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How Reading 'Blood, Bones & Butter' Gave Me New Perspective

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Ever get that feeling that it's too late to begin?

With three weeks to go before my twenty-eighth birthday, I'm reminded of the person I thought I'd be by now and, turns out, it's someone who I've never even met and whose name, now, escapes me. I was 20 at the time when I learned about her; these were pre-Facebook, pre-Twitter, pre-LinkedIn days, so the information that surfaced on Internet Explorer pointed to text that existed in print first, web second. What I found was the woman's marriage announcement in the Times that said she was the associate editor at Vanity Fair at 27. Just married. Working at Vanity Fair. And so that became my measurement of where I wanted to be in seven years.

Why was I Internet-stalking a woman I'd never met? My mentor was an occasional Hollywood columnist for Vanity Fair and made a passing comment between the lines of an email exchange in which I mentioned I was looking for editorial work at a magazine. I'll introduce you to so-and-so there, he said.

The meeting never happened; I started an internship at FHM (yes, the lad mag) instead, which, a year later, led to a junior editor role at the restaurant review guide, Zagat Survey.

Fast forward a few years and with only weeks of my twenty-seventh left, I began reading Blood, Bones & Butter at the suggestion of HuffPost's lovely Annemarie. I bought the book last December as a present for my then-new boyfriend Chris, and it had sat, untouched, on the dining table, waiting to be navigated after he finished Bill Buford's Heat.

As I often do with a new book I've been told I have to read, I ate up the jacket cover, the praises, the blurb and author's biography in hungry anticipation first before turning a page.

Gabrielle Hamilton racked up nearly 20 years of kitchen work without ever thinking she'd run her own restaurant someday. She began waitressing at 13, passing herself off as 16. Then she was 17 pretending to be 21. Gabrielle opened Prune in 1999, 13 years ago, in her thirties. I met her briefly last May at the James Beard Awards at Lincoln Center, seconds after she stepped off stage to accept her win for Best Chef in New York City. Sure, she was dressed for the occasion, but she looked radiant somewhere in her forties with bright alert eyes, tattoos inked in each exposed and sculpted arms, and silvery blonde-brown hair. At the time I knew little about her, except that her Dutch style pancakes were eff-ing great even when I had to choke one down my first time at Prune as the result of an ill-conceived decision to have one last meal with a boyfriend whom I'd just broken up with.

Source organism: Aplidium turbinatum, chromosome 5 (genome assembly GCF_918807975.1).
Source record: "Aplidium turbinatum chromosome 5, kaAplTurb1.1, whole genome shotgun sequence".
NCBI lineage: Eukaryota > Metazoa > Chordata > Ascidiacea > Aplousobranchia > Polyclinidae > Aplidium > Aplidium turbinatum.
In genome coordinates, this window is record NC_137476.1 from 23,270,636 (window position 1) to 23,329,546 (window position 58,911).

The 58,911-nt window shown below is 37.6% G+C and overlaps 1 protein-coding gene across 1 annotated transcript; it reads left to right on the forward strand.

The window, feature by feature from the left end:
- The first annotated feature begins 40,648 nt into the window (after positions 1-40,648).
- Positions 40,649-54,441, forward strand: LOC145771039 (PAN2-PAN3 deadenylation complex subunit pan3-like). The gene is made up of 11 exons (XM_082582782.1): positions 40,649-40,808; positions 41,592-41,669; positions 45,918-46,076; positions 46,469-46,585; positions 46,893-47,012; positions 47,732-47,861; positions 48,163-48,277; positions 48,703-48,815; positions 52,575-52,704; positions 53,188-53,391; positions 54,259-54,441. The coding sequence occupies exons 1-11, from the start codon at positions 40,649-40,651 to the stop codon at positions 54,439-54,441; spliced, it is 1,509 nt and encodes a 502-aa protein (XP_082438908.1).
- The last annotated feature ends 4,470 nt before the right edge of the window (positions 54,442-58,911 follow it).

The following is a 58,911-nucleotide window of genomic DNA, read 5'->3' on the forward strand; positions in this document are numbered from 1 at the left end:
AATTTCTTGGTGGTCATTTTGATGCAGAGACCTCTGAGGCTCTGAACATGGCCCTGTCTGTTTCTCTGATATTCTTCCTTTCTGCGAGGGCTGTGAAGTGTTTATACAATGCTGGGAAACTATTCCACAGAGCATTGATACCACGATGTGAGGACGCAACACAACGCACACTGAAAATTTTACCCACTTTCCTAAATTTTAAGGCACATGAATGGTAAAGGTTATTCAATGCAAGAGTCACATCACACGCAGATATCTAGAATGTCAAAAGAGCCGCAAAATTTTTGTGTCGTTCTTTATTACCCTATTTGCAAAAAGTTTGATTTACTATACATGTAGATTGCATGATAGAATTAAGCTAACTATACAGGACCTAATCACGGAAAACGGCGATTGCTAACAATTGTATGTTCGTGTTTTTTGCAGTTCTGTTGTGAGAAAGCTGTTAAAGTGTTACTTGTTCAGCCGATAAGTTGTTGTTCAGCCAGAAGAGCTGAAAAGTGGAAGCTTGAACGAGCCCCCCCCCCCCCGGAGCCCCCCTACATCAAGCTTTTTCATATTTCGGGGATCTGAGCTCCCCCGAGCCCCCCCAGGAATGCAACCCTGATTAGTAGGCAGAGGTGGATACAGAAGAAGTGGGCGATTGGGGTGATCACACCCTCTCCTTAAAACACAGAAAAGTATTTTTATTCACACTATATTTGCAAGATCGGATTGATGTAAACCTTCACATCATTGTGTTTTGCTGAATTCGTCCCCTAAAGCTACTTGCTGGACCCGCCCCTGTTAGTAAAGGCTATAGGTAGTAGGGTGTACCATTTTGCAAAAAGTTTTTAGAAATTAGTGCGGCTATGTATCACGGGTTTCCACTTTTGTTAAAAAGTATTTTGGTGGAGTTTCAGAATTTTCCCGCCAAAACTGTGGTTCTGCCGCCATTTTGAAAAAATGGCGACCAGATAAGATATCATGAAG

There's a great quote I read recently: 'The days are long, but the years are short.' To me, Gabrielle's Blood, Bones & Butter is the recollection of a woman who, in her youth, had to rush through both. Her writing is just as fast and fluid, rolling off my tongue when I read them out loud to Chris as he braises beef with ancho chiles for dinner or slipping into sleep. Still, even having counted many blessings in my 27 years, I still feel behind: I should have read all the books I keep buying by now, I should be making more money, I should visit more countries... But what I'm taking from this incredible gift of a book is - thanks to one person who pours her gut and soul into nourishing a roomful of strangers in the East Village - is that it's never too late to get where you're going.